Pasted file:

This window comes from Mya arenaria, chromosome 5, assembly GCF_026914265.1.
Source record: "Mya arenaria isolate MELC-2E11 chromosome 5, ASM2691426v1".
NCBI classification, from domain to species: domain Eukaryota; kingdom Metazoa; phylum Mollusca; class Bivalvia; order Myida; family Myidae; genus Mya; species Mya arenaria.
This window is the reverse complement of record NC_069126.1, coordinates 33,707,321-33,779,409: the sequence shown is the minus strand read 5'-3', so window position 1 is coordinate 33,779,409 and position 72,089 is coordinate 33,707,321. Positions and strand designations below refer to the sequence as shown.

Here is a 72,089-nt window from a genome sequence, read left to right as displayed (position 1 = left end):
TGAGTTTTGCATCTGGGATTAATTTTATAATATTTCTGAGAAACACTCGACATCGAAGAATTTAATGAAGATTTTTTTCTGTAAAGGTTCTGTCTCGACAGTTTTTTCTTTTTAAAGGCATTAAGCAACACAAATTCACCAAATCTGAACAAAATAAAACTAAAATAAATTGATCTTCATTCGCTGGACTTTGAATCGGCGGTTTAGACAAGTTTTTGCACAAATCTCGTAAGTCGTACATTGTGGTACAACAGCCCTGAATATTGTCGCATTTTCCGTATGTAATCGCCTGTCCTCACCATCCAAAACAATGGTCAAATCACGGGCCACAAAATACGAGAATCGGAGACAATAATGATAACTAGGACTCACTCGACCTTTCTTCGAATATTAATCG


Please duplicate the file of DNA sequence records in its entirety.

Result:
This window comes from Mya arenaria, chromosome 5, assembly GCF_026914265.1.
Source record: "Mya arenaria isolate MELC-2E11 chromosome 5, ASM2691426v1".
NCBI classification, from domain to species: domain Eukaryota; kingdom Metazoa; phylum Mollusca; class Bivalvia; order Myida; family Myidae; genus Mya; species Mya arenaria.
This window is the reverse complement of record NC_069126.1, coordinates 33,707,321-33,779,409: the sequence shown is the minus strand read 5'-3', so window position 1 is coordinate 33,779,409 and position 72,089 is coordinate 33,707,321. Positions and strand designations below refer to the sequence as shown.

Here is a 72,089-nt window from a genome sequence, read left to right as displayed (position 1 = left end):
TGAGTTTTGCATCTGGGATTAATTTTATAATATTTCTGAGAAACACTCGACATCGAAGAATTTAATGAAGATTTTTTTCTGTAAAGGTTCTGTCTCGACAGTTTTTTCTTTTTAAAGGCATTAAGCAACACAAATTCACCAAATCTGAACAAAATAAAACTAAAATAAATTGATCTTCATTCGCTGGACTTTGAATCGGCGGTTTAGACAAGTTTTTGCACAAATCTCGTAAGTCGTACATTGTGGTACAACAGCCCTGAATATTGTCGCATTTTCCGTATGTAATCGCCTGTCCTCACCATCCAAAACAATGGTCAAATCACGGGCCACAAAATACGAGAATCGGAGACAATAATGATAACTAGGACTCACTCGACCTTTCTTCGAATATTAATCG